EcoWaste Coalition Hits Massive New Year Revelry Trash as “Totally Unacceptable, Asks the Public to Try the 3Rs Next Time

Photos taken by the EcoWaste Coalition at Juan Luna corner Ylaya, M. de Santos and Sto. Cristo Streets, Divisoria, Manila on December 31 between 11:00 am to 12:00 noon.


Zero waste advocates press for waste prevention and reduction at their New Year eco-action in Divisoria.

The environmental watchdog group EcoWaste Coalition
decried the unrestrained garbage disposal following the New Year revelry as
“totally unacceptable” amid the unfolding era of climate change.
In the aftermath of the boisterous festivities, Metro
Manila’s streets were again dotted with stinking rubbish that in some areas
might even take days for the garbage crew to clear, the group lamented.
“After all the holiday shopping and partying, we find our
household bins bulging at the seams and the streets strewn with garbage waiting
to be swept away and hauled to the dumpsite,” noted Aileen Lucero, Coordinator,
EcoWaste Coalition.
“The ugly sight and stench of mixed ‘holitrash’ (short
for holiday trash) left on street corners and market areas can make one’s
stomach turn,” she said.
Firecracker remnants, disposable food containers, plastic
and other packaging wastes, and food leftovers were among the common items disposed
of in large quantities.
“Worst, we see this dreadful trashing of the environment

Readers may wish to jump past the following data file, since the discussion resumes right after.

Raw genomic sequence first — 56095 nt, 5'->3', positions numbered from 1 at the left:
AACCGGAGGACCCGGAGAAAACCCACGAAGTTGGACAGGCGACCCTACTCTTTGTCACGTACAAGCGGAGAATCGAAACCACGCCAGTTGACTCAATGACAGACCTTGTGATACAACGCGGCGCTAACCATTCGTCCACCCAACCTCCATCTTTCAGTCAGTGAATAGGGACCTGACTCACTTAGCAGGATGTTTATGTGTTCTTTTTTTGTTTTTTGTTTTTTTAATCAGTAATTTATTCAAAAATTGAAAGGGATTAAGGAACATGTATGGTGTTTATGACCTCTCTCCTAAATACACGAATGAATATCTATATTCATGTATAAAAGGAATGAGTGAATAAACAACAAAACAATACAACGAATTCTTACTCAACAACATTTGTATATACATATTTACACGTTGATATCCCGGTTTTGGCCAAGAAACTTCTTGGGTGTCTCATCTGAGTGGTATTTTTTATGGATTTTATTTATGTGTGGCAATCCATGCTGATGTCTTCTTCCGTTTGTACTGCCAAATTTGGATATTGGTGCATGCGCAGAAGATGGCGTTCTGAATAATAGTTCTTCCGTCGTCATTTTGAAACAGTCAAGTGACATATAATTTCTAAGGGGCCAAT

happening on the first day of the annual Zero Waste Month in January.  This is ironic and totally unacceptable,” she
President Benigno S. Aquino through Proclamation No. 760
has declared every month of January as Zero Waste Month “to guide people in changing
their lifestyles and practices to emulate sustainable natural cycles where all discarded materials are designed to
become resources for others to use.”
To dramatize the need to shift towards a Zero Waste
society, Lucero and her team went to Recto Avenue in Divisoria, Manila on New
Year’s Day and unfurled a paper banner on top of a garbage mound that says: “Next
Time: Try the 3Rs (Reduce, Reuse, Recycle).”
The EcoWaste Coalition also
went to Divisoria on December 31 and took photos of widespread littering in the
area with some streets like Sto. Cristo and M. de Santos Sts. literally covered
with garbage.
“In the midst of a changing climate, we can no longer
continue maltreating Mother Nature as a limitless source of raw materials for our
needs and wants, and as a vast landfill for wastes and toxics,” Lucero said.
“Our wastefulness is already taking its toll on public
health and the environment with garbage choking not only our communities, but
even our rivers and seas,” she added.
The EcoWaste Coalition also
pointed out that waste disposal costs a huge chunk of taxpayers’ money.
Citing the 2013 year-end report of the Commission on Audit,
Metro Manila’s local government units (LGUs) spent some P4.221 billion for garbage
hauling expenses.
Among the top five spenders were Quezon City, P999.590
million; Manila City, P512.564; Makati City, P440.157 million; Caloocan City,
P421.921 million; and Pasay City, P376.135 million.
“That’s a lot of money going to the dumps,” Lucero said.
As per projection by the National Solid Waste Management
Commission, Metro Manila’s waste generation of 
9,060 tons per day in 2015 will rise to more than 9,213 tons per day in
2016. At the national level, the daily waste generation of 39,422 in 2015 will
increase to 40,087 tons per day in 2016.